Sometimes you want a challenge, and sometimes you just want a beautiful walk that’s not too taxing. If that’s you, Tarn Hows is the perfect place to go. This picturesque lake is in a beautiful secluded spot with views to several of the surrounding fells.
One of the best things about Tarn Hows is that there’s a walk for everyone. As with many areas in the Lake District there are multiple different paths you can opt for but we’ll outline the three easy tracks that we tried. They range from a very easy lakeside loop walk, a slightly harder waterfall walk or a brisk climb to the top of a small fell (bagging a Wainwright in the process).
If you only have a morning or afternoon in the area you could still easily achieve all three in one go.
Tarn Hows Walks
On a calm day, there are few views in the Lake District that offer as beautiful a reflection as that offered by Tarn Hows. It provides a perfect mirror image of the skies above and almost looks like you’ve done a sneaky bit of photoshopping.
It’s a popular spot in the Lake District but if you go early or late in the day, then even in peak season it won’t be too busy.
The loop around Tarn Hows Walk
The walk around Tarn Hows is a really easy walk to do as it is both flat and has a well maintained path. Whilst there is a small incline at points, it’s very gradual and is never steep.
The path hugs the shore of Tarn Hows and has plenty of places to stop and take in the views. The track is even suitable for push chairs which is a rarity in the Lake District.
The whole loop is two miles (3.2km) long and could take less than an hour, or as long as you like if you make use of all the benches!
Tom Gill Waterfall to Tarn Hows Walk
If you want to do another short walk that’s a little more strenuous, then you can add the Tom Gill Waterfall walk to the Tarn Hows loop. The track is a left from the dam (signposted) and heads downhill, following the stream.
The forest is very pretty and you pass several waterfalls along the way. It’s a picturesque change of scenery as it winds further away from Tarn Hows.
Whilst the path is in relatively good condition, it is a little rubbly and full of tree roots, so requires more care than the loop around Tarn Hows.
However, most people should find this short walk achievable. You do have to retrace your steps, so it is hilly on the way back up as there is very little flat ground.
The walk is just over 2km long in total and should take just over 45 minutes.
The easiest Wainwright: Black Fell
If we were only going to choose two of the three walks it would be this one with the Tarn Hows loop. It is a direct turn off the main Tarn Hows route so it’s very convenient to combine the two. It took us an additional one 1 hour and 20 minutes to climb to Black Fell and back from the turn off.
Black Fell is by far the easiest Wainwright we’ve climbed without sacrificing beautiful views. It’s not signposted so it seems to receive fewer other walkers than many of the fells we’ve climbed.
Taking a left turn around ten minutes from the start of the Tarn Hows loop (Langdales and Arnside will be signposted), the track to the top is short, relatively flat (250m elevation climbed in total) and not too strenuous.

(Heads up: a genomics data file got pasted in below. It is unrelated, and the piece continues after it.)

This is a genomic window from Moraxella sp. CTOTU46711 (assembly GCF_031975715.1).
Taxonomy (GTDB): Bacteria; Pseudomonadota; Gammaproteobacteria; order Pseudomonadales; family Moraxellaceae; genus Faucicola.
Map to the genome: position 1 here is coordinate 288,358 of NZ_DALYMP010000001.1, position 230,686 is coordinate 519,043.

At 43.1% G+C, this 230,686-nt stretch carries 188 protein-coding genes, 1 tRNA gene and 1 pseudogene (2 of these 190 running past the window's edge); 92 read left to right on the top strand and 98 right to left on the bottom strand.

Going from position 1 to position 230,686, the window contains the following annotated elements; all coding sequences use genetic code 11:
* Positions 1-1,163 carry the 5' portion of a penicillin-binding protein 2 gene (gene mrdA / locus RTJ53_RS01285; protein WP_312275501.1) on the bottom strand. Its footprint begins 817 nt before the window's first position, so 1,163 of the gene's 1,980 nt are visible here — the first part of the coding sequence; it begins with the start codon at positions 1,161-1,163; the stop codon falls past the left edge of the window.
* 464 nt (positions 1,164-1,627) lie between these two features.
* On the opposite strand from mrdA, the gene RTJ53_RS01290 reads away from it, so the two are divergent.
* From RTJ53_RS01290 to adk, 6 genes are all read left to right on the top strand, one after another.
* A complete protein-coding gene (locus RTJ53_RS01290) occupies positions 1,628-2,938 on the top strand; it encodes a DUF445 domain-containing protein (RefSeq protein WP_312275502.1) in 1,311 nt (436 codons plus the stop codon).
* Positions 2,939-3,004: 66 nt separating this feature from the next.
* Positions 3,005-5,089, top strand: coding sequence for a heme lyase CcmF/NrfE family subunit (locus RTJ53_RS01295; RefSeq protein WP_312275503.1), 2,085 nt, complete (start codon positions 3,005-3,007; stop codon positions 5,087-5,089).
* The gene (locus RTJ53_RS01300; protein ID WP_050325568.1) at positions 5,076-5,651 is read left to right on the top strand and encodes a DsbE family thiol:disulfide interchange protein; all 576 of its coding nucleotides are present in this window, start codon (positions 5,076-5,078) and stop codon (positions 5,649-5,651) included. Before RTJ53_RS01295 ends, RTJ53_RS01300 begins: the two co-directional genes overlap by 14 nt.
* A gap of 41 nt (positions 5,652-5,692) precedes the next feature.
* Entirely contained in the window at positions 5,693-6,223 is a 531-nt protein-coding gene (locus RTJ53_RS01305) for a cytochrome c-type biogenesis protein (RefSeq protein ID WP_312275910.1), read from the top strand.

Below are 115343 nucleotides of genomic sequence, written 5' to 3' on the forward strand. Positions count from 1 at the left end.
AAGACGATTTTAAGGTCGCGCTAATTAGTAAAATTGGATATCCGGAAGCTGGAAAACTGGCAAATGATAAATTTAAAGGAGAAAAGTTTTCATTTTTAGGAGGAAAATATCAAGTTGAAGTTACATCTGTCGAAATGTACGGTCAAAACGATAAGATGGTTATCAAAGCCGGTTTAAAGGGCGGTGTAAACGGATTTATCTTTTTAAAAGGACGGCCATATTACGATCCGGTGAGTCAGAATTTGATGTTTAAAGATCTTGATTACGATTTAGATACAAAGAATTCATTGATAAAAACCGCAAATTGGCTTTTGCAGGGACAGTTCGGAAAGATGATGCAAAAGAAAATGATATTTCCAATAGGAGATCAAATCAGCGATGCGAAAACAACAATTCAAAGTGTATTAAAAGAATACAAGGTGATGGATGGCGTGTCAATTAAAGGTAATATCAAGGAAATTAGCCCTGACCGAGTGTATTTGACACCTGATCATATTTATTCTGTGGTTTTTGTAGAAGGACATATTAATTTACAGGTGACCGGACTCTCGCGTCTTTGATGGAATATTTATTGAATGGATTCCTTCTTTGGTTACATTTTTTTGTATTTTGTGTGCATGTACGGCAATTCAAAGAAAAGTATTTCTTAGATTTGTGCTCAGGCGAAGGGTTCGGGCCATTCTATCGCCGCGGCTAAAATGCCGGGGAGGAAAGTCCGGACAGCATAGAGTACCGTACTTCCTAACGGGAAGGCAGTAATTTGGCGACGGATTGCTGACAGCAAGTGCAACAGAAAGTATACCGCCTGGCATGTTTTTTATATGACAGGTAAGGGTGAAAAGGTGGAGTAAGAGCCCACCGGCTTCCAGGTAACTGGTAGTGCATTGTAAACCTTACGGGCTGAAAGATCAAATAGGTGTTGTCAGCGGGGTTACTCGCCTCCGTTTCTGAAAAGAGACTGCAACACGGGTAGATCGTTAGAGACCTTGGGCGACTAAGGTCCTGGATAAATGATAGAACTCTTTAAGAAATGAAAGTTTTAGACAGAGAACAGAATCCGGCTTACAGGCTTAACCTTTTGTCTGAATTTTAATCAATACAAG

The path starts off as rubble under foot and after rain, several sections of the track become a stream. Don’t do this one after heavy rain if you don’t want to get wet boots. The upside is the track wasn’t too slippery despite being too wet, unlike many of the other walks we did in the Lakes.
It gently winds round upwards until you come out to an open plain. You make a sharp right after passing through the second gate, as usual it’s not signposted. The only thing that marks the path at this point is the summit trig in the distance and a few cairns that point you in the right direction.
There is a very short scramble (as in a few steps) to the top, and you can feel the sense of achievement from climbing a fell and finding it pretty easy!
The views from the top are beautiful, looking out to Great Langdale and famous fells like Crinkle Crags & Bowfell, Scafell Pike and Coniston Old Man.
The summit is marked by a trig with a National Trust badge and is the subject of one of the funniest lines I’ve read in any of Wainwright’s books:
“…this has been defaced by the scratched initials of visitors of the type who seem to see in this practice a chance of immortality. It must be readily conceded that, for the people of such mentality, probably it is their only chance.”
Alfred Wainwright, A pictorial guide of the Lakeland Fells, Book Four
The walk back down is a leisurely stroll along the same path you came up and finishes at Tarn Hows.
If you get great weather, this is a beautiful place to be at the end of the day. There’s a gorgeous golden light that glows over the landscape.
Overall we thought this was a gorgeous walk and perfect for a morning or afternoon activity. It’s only ten minutes from the village of Hawkeshead which has several cute tearooms for a treat before or after. We tried the Minstrels Gallery which was pretty good.
If you want a really detailed description of the Black Fell walk, check out Wainwright’s guide to the Southern Fells below. They are beautiful guides.
Getting to Tarn Hows
Tarn Hows is a 15 minute drive from Ambleside, but it takes you down very narrow, windy roads, another good reason to go early or late in the day. There is a National Trust Car Park that is free for members.
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Are you planning a trip to the Lake District? Have you been and recommend any hikes for our next visit? Let us know in the comments below!